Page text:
Also "gegenuber and auser". I remember learning those long, long ago.
very true! experienced similar situations when learning another language and when trying to explain my own language. when learning a new language it also depends on your native language - not everybody has the same Problems/questions when learning a new language...
This is definitely true! It was impossible for me to explain to my German friend why contractions only have one apostrophe (don't) instead of two (do'n't) or why we use so few commas compared to German. I'm glad I'm not the only one who can't explain my own language!
The comma one I get after learning German - if you don't use a comma, you can't separate clauses, and the verb has to go allllllllllll the way to the end, which is a super annoying way to talk. We don't need as many commas in English because we don't have that silly rule to begin with!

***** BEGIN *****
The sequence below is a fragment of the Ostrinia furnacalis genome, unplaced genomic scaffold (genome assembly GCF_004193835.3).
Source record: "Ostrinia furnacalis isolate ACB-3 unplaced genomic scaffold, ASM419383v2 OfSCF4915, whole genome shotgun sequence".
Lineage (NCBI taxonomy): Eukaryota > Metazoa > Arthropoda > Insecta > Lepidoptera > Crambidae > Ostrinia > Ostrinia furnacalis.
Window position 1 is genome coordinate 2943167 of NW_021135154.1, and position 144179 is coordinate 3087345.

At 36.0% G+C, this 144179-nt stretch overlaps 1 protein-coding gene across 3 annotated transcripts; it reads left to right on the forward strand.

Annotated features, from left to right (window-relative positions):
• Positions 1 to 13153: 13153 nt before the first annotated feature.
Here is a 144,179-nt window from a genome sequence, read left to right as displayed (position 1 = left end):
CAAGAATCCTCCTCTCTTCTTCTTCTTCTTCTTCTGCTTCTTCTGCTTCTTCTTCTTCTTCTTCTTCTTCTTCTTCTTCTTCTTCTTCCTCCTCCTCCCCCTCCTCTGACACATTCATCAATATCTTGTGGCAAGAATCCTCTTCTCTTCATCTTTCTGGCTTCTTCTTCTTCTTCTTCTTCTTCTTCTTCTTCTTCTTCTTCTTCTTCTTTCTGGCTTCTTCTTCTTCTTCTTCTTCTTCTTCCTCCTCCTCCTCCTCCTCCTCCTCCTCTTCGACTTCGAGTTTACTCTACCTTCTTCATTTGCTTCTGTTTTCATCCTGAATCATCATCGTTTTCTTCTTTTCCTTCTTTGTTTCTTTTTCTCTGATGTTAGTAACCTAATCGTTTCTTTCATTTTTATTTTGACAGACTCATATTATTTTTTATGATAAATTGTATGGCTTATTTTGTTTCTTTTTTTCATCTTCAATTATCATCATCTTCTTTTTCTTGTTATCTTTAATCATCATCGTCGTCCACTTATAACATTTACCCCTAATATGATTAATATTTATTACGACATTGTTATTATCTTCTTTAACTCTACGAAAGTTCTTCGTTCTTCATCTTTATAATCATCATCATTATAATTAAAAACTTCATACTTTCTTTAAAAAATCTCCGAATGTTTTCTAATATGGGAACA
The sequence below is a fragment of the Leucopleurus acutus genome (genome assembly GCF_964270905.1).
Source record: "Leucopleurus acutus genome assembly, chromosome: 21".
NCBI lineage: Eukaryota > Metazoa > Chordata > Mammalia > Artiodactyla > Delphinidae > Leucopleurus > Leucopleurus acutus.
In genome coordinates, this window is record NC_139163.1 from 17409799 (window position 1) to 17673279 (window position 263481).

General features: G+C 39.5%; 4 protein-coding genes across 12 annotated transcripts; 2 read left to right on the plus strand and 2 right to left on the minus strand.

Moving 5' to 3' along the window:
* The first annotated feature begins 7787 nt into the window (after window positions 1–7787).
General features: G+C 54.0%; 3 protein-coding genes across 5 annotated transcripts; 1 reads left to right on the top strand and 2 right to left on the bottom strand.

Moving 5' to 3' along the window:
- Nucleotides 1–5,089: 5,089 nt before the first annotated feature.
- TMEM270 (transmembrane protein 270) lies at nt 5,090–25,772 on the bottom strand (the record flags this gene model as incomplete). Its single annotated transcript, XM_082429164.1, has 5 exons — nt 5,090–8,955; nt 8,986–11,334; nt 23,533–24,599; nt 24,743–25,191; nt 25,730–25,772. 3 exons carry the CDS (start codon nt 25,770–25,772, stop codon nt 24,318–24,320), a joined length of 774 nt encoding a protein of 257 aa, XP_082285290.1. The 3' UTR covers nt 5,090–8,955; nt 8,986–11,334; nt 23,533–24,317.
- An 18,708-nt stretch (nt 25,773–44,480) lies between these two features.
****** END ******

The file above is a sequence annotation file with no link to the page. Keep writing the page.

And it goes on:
The verb is always at the end in Japanese.
This is so funny, and also brings to point that knowing the language does not mean one is capable of teaching every single grammatical purpose of each word or phrase. The best way to know how to teach a language other than speaking it is to study it deeply, right down from its origins up to its structure.
More specifically, learning a language as a small child makes you uniquely unqualified to teach it to anyone but small children (think of how normal parents pass on their native languages to their children). :)
You have to study any language you want to teach from the POV of learning it as a second language. I am a native speaker who can explain things like that, but only because I have an MA in teaching ESL and I still think the best explainer of English grammar I've ever met is a particularly gifted Japanese professor of ESL who taught me about teaching ESL :)
Interesting information it's.